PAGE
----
Start teaching your students to make films with our resources and guidance.
The Animation Challenge is a new competition that we hope will encourage a wide variety of educators and young people to try animation for the first time or for those that have some experience, to develop their skills further.
The Animation Challenge is open to all young people aged 5 to 19 across the UK. We would encourage individuals, groups of friends, schools and youth groups to participate in the challenge.
The competition will close for entries at 5pm on Friday 28 April 2017. We will announce our winners on Friday 12 May 2017.
Entries will be judged in two age categories: 12 and under and 13 and over. The panel of judges, made up of Into Film staff, professional animators and young people will judge three shortlisted films in each age category and decide on the winners.
How to take part
To begin with, download the free How To Animate resource and get acquainted with the simple process of animation. Once you have made a simple film using the five steps in the resource, you are ready to take on the Stop Motion Animation Challenge. For this, we would like you to create a simple stop motion animation entitled A Day in the Life of… The focus of your animation will depend on what it is you want to animate.
What can I animate?
There are a number of things that can be animated easily without the need to create sets or models. Pixilation animation uses people as ‘living puppets', striking different poses to achieve the animated effect. You can also animate using household objects or food such as toys, cutlery, stationery, sweets or dried pasta shapes. For example, A Day in the Life of a Stapler could show a mischievous stapler causing havoc on a teacher's desk!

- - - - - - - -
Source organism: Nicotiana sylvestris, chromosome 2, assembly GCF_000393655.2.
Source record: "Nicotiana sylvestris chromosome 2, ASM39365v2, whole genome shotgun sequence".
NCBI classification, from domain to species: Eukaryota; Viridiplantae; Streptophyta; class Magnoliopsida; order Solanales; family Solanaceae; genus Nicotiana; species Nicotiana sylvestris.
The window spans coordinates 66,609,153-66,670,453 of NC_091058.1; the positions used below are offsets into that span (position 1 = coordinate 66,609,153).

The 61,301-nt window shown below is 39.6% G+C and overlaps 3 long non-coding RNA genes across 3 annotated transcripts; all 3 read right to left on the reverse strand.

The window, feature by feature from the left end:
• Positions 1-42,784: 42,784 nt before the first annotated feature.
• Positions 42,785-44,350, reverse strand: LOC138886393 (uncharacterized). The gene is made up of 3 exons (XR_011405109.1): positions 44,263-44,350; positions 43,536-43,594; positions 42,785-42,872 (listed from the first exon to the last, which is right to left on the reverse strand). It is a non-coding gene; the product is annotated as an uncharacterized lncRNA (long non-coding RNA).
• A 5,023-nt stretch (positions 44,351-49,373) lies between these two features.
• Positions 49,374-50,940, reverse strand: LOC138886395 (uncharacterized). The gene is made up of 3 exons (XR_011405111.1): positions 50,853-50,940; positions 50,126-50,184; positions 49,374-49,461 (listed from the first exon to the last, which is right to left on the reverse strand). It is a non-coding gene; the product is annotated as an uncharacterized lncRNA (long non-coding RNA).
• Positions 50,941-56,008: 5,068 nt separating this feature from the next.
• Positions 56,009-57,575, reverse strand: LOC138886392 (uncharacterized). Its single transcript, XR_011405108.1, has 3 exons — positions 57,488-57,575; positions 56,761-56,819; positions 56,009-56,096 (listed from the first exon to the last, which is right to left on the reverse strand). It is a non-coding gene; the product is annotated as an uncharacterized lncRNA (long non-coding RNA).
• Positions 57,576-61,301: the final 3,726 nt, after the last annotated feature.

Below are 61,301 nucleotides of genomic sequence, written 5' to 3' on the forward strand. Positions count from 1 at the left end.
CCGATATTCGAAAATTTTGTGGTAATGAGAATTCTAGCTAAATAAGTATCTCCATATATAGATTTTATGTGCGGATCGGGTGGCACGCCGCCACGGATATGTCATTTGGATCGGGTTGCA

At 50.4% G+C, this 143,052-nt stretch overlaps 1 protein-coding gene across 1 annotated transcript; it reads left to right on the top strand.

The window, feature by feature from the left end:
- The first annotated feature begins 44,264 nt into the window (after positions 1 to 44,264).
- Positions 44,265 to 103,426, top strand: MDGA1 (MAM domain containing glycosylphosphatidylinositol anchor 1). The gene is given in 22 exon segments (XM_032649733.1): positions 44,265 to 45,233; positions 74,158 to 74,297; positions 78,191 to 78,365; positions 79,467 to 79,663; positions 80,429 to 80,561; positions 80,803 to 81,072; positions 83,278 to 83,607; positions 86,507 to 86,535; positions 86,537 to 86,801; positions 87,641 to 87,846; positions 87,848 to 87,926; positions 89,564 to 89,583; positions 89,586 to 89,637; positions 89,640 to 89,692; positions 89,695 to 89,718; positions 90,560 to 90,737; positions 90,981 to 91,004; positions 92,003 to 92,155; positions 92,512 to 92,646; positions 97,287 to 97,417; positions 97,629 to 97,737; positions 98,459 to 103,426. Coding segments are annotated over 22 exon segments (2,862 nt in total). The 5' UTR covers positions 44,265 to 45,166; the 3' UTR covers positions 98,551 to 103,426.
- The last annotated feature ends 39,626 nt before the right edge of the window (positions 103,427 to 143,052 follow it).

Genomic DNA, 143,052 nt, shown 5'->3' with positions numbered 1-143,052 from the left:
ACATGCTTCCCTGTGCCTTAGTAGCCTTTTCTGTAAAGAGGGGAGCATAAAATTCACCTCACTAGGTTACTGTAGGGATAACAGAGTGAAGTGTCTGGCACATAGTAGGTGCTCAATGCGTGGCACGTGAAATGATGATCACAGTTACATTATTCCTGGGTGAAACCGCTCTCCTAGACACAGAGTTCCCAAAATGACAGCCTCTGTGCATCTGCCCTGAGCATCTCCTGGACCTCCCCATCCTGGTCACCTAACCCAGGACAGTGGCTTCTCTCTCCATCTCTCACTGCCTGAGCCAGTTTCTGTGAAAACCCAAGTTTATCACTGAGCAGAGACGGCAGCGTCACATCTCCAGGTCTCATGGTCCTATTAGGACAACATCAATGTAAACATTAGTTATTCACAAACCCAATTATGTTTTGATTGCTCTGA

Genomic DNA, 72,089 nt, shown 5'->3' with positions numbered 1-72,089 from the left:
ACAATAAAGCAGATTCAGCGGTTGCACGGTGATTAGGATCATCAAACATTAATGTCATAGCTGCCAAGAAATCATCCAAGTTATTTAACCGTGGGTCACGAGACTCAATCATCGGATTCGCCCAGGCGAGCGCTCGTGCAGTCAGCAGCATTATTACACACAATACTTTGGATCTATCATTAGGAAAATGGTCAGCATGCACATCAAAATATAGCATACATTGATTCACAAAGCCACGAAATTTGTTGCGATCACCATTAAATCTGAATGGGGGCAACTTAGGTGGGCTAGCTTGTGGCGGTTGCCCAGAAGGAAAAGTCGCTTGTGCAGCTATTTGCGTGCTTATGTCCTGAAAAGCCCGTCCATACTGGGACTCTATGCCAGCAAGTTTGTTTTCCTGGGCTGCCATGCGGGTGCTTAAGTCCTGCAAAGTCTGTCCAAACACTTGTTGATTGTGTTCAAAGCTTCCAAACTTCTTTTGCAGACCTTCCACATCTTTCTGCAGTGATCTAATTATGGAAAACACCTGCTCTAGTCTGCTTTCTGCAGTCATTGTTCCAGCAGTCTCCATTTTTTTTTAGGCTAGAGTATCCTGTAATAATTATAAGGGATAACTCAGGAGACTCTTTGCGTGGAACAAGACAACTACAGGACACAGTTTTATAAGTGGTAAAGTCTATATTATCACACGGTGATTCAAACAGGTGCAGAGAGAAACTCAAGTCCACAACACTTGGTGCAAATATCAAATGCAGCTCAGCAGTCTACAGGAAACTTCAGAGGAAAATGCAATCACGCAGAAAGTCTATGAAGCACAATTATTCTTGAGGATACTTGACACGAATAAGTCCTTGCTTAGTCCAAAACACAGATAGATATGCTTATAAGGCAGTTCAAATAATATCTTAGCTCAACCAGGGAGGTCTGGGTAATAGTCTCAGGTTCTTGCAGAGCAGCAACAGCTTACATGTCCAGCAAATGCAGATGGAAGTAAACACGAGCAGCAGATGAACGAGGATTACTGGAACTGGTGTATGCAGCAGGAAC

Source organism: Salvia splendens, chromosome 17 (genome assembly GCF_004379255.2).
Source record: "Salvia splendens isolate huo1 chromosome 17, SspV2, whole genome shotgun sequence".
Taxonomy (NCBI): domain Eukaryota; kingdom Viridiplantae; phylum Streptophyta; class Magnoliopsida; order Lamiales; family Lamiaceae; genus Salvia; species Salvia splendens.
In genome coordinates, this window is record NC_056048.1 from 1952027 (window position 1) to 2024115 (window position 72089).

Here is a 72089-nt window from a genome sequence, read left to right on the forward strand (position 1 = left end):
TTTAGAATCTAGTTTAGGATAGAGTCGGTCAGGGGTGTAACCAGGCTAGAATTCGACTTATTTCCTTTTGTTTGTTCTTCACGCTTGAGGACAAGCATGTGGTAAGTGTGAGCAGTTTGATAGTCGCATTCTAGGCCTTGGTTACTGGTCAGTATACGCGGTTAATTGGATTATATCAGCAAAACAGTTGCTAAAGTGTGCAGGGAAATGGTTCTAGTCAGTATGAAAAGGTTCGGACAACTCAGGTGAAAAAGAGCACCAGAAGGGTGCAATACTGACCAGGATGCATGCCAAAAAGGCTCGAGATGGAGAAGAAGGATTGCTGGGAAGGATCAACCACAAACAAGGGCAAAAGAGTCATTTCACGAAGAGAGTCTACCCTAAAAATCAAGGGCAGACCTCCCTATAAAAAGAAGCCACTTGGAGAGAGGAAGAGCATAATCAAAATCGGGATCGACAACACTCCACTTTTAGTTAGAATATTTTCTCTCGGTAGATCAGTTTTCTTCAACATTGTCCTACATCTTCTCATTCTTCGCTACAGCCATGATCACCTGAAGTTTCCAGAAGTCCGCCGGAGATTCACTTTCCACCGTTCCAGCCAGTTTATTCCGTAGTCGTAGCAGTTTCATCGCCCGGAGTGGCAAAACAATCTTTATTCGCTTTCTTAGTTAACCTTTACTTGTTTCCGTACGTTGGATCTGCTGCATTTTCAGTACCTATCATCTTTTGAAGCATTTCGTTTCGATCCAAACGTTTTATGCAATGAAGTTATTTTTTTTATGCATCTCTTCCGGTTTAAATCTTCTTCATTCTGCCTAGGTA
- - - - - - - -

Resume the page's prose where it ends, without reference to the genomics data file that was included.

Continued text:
Here's an example made by Charlie and Dan, members of our Youth Advisory Council North.
Once you have decided what you are going to animate, you should think about the story you want to tell. We are aiming for an animation of no longer than one minute so it is important that your story is simple but also creative. A helpful way of developing a simple story is to think about the beginning, middle and end, which is known as the three act structure:
Act 1 Beginning: Introduce a character and a problem e.g., a little boy is sad/a caterpillar crawls along a leaf.
Act 2 Middle: Solve the problem e.g., a friend brings him a flower/a chrysalis grows on the leaf.
Act 3 End: Resolve the story e.g., the little boy is happy/a butterfly emerges from the chrysalis.
For more information on developing a story using a three act structure, refer to the Developing Your Idea mini filmmaking guide.
Once you have completed the structure, you are ready to complete a storyboard. The storyboard is a visual representation of your story and will help you when animating as you will know exactly what you want each frame and scene to look like. For more information on storyboarding, refer to the Create a Storyboard mini filmmaking guide. You can also use the Storyboard Template.
Voiceovers, sound effects and music
You are now ready to start capturing your frames. Refer back to the Stop Motion: How To Animate guide for guidance on setting up your equipment and making your objects or characters come to life.